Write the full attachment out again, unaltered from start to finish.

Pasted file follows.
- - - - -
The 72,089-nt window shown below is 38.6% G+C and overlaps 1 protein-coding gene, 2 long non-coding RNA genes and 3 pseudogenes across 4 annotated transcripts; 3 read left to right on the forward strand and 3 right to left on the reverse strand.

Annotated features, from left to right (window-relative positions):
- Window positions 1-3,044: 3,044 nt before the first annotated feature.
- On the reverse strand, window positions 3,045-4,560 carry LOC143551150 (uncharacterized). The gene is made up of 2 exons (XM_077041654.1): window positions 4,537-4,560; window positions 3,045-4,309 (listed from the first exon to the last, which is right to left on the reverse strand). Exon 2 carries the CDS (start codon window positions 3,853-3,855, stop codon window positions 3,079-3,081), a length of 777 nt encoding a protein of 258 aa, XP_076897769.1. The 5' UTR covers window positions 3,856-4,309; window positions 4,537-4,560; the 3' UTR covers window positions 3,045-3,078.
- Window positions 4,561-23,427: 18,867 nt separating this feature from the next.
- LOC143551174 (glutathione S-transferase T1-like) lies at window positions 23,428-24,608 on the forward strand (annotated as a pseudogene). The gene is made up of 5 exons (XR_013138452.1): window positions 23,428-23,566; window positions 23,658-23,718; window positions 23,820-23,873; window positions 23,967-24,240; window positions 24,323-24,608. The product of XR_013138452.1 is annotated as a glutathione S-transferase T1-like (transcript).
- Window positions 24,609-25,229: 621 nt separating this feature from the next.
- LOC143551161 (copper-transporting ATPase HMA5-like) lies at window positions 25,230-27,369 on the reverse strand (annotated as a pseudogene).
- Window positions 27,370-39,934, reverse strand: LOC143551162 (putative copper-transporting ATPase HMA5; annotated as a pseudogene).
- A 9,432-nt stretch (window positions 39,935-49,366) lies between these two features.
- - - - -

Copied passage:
The 72,089-nt window shown below is 38.6% G+C and overlaps 1 protein-coding gene, 2 long non-coding RNA genes and 3 pseudogenes across 4 annotated transcripts; 3 read left to right on the forward strand and 3 right to left on the reverse strand.

Annotated features, from left to right (window-relative positions):
- Window positions 1-3,044: 3,044 nt before the first annotated feature.
- On the reverse strand, window positions 3,045-4,560 carry LOC143551150 (uncharacterized). The gene is made up of 2 exons (XM_077041654.1): window positions 4,537-4,560; window positions 3,045-4,309 (listed from the first exon to the last, which is right to left on the reverse strand). Exon 2 carries the CDS (start codon window positions 3,853-3,855, stop codon window positions 3,079-3,081), a length of 777 nt encoding a protein of 258 aa, XP_076897769.1. The 5' UTR covers window positions 3,856-4,309; window positions 4,537-4,560; the 3' UTR covers window positions 3,045-3,078.
- Window positions 4,561-23,427: 18,867 nt separating this feature from the next.
- LOC143551174 (glutathione S-transferase T1-like) lies at window positions 23,428-24,608 on the forward strand (annotated as a pseudogene). The gene is made up of 5 exons (XR_013138452.1): window positions 23,428-23,566; window positions 23,658-23,718; window positions 23,820-23,873; window positions 23,967-24,240; window positions 24,323-24,608. The product of XR_013138452.1 is annotated as a glutathione S-transferase T1-like (transcript).
- Window positions 24,609-25,229: 621 nt separating this feature from the next.
- LOC143551161 (copper-transporting ATPase HMA5-like) lies at window positions 25,230-27,369 on the reverse strand (annotated as a pseudogene).
- Window positions 27,370-39,934, reverse strand: LOC143551162 (putative copper-transporting ATPase HMA5; annotated as a pseudogene).
- A 9,432-nt stretch (window positions 39,935-49,366) lies between these two features.